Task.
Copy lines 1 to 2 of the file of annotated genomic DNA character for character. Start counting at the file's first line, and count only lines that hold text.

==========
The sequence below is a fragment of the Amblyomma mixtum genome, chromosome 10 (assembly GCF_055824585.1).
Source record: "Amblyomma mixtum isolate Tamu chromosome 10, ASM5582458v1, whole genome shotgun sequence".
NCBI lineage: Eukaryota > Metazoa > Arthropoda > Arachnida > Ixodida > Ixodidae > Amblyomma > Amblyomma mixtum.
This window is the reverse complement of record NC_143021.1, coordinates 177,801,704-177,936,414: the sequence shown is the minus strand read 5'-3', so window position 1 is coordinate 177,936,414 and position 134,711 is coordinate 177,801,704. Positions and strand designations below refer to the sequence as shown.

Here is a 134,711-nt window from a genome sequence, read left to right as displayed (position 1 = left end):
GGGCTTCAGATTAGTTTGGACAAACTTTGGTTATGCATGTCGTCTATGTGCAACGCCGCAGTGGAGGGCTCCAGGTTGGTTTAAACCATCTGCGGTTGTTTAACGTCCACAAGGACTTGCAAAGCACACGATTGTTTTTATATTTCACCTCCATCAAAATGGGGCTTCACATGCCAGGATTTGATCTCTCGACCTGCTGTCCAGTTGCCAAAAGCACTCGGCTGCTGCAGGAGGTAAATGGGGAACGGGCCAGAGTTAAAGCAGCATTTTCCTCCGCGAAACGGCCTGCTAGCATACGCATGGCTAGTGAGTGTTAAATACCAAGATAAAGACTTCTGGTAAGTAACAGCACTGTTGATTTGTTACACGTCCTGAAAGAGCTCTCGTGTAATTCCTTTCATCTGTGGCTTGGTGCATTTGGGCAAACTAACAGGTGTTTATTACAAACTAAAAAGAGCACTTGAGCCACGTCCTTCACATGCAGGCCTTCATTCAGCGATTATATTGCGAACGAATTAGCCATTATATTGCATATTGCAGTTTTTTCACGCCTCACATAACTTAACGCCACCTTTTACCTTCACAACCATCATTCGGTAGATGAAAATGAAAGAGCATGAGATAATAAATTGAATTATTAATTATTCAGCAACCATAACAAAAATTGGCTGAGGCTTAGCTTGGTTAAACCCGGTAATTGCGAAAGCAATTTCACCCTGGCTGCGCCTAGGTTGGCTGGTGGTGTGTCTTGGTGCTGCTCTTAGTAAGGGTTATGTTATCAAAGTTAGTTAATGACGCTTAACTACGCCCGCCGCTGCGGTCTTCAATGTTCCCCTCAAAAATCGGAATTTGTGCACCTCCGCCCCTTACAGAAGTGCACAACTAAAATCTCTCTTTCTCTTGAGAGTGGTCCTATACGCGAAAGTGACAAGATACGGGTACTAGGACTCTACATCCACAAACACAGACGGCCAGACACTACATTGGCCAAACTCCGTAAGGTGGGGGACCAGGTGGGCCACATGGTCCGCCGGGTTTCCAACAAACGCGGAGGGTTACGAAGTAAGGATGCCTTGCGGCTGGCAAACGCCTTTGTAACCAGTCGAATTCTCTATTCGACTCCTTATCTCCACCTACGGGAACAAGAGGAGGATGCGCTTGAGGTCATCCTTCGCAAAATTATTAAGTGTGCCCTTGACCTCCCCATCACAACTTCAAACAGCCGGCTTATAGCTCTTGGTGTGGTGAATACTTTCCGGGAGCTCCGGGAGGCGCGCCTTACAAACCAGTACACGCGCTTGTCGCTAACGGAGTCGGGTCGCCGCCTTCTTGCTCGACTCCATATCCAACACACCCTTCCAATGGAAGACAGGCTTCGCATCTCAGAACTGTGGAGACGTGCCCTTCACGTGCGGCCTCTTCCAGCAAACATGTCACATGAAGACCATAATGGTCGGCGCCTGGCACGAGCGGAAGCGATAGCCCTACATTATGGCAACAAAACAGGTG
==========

The sequence below is a fragment of the Amblyomma mixtum genome, chromosome 10 (assembly GCF_055824585.1).
Source record: "Amblyomma mixtum isolate Tamu chromosome 10, ASM5582458v1, whole genome shotgun sequence".